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Five-year-olds seemingly ask questions non-stop. Sometimes, those queries make their parents uncomfortable—what happens when we die, how do babies get into mommy’s tummy, why are we driving so fast that policeman behind us wants us to pull over? But when that parent can give a direct answer, it can make a huge difference to someone in need.
Thus, when 5-year-old Josiah Duncan recently spotted a man outside a Waffle House restaurant in Prattville, Ala., with only a bag and a bike, he asked his mother, Ava Faulk, a question about him. Faulk told her son that he was homeless, and Duncan asked what that meant.
After she explained it, though, Duncan—apparently troubled by the idea that this man had no food to eat—had a request for his mom. Buy this man a meal, he told her.
More from WAAF:
“[The man] came in and sat down, and nobody really waited on him,” Faulk explained. “So Josiah jumped up and asked him if he needed a menu because you can’t order without one.”
The man insisted on a cheap hamburger to start, but he was assured he could have anything he wanted. He got the works.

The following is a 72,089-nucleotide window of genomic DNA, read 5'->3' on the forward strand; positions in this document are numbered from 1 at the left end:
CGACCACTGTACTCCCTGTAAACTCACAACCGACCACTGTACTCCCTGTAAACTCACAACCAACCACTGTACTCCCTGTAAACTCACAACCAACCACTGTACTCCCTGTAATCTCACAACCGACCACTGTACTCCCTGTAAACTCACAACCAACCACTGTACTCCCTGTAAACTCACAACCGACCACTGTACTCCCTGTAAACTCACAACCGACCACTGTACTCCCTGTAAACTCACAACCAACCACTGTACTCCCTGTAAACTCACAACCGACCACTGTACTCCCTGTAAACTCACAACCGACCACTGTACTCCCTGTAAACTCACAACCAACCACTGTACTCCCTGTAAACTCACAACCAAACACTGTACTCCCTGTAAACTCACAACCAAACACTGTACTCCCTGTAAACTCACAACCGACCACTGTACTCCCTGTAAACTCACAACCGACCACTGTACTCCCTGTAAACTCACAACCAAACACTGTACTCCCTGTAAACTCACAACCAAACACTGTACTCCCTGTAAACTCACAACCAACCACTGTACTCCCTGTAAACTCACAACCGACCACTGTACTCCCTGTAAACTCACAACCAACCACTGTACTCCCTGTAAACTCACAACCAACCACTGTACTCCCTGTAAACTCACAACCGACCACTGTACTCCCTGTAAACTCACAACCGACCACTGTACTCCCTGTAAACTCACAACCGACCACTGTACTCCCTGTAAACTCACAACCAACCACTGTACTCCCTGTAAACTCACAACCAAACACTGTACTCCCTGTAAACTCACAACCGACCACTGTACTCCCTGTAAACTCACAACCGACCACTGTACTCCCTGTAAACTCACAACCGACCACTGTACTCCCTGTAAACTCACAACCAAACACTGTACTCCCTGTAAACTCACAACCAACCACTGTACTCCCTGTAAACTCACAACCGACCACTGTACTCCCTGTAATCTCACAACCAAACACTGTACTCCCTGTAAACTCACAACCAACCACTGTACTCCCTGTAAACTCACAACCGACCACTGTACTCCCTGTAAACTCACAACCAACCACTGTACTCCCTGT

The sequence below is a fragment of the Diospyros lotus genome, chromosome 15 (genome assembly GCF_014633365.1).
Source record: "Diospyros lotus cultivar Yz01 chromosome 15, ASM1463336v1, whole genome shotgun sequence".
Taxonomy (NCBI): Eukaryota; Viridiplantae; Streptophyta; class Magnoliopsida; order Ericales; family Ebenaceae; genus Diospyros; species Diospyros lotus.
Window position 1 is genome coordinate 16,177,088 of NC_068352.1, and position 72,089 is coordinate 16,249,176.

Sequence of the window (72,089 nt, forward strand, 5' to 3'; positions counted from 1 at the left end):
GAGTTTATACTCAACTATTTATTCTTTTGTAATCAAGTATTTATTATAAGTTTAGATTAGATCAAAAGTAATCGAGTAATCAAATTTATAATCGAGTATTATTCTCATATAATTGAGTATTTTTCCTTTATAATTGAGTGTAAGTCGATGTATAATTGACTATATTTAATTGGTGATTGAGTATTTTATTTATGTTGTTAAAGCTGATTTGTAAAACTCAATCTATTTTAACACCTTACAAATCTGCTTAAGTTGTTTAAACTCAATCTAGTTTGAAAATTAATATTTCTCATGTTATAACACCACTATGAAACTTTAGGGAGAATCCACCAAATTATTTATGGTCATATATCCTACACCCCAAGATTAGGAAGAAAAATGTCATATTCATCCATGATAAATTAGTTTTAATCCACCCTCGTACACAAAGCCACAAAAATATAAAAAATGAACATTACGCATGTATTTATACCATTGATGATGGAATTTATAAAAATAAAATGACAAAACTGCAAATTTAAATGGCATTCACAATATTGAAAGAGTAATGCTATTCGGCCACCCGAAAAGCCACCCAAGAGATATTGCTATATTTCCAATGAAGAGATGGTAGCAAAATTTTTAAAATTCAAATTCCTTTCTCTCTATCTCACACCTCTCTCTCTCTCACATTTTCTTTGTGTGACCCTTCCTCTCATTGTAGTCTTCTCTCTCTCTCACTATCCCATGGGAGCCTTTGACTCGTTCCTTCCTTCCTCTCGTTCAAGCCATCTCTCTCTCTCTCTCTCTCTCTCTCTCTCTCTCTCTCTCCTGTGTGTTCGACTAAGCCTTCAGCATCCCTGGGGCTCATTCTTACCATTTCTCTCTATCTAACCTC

“Can I have bacon?” Faulk remembers him asking, “And I told him get as much bacon you want.”
Before the man could take the first bite, Josiah insisted on doing something.
“I wanted to say the blessing with him,” Duncan said.
When the pre-meal blessing was complete, there apparently wasn’t a dry eye in the place. And Josiah’s actions filled his mother with pride.
“You never know who the angel on Earth is, and when the opportunity comes you should never walk away from it,” Faulk told the TV station. “Watching my son touch the 11 people in that Waffle House tonight will be forever one of the greatest accomplishments as a parent I’ll ever get to witness.”
Screengrab via WAFF.com
Josh Katzowitz is a staff writer at the Daily Dot specializing in YouTube and boxing. His work has appeared in the New York Times, Wall Street Journal, Washington Post, and Los Angeles Times. A longtime sports writer, he's covered the NFL for CBSSports.com and boxing for Forbes. His work has been noted twice in the Best American Sports Writing book series.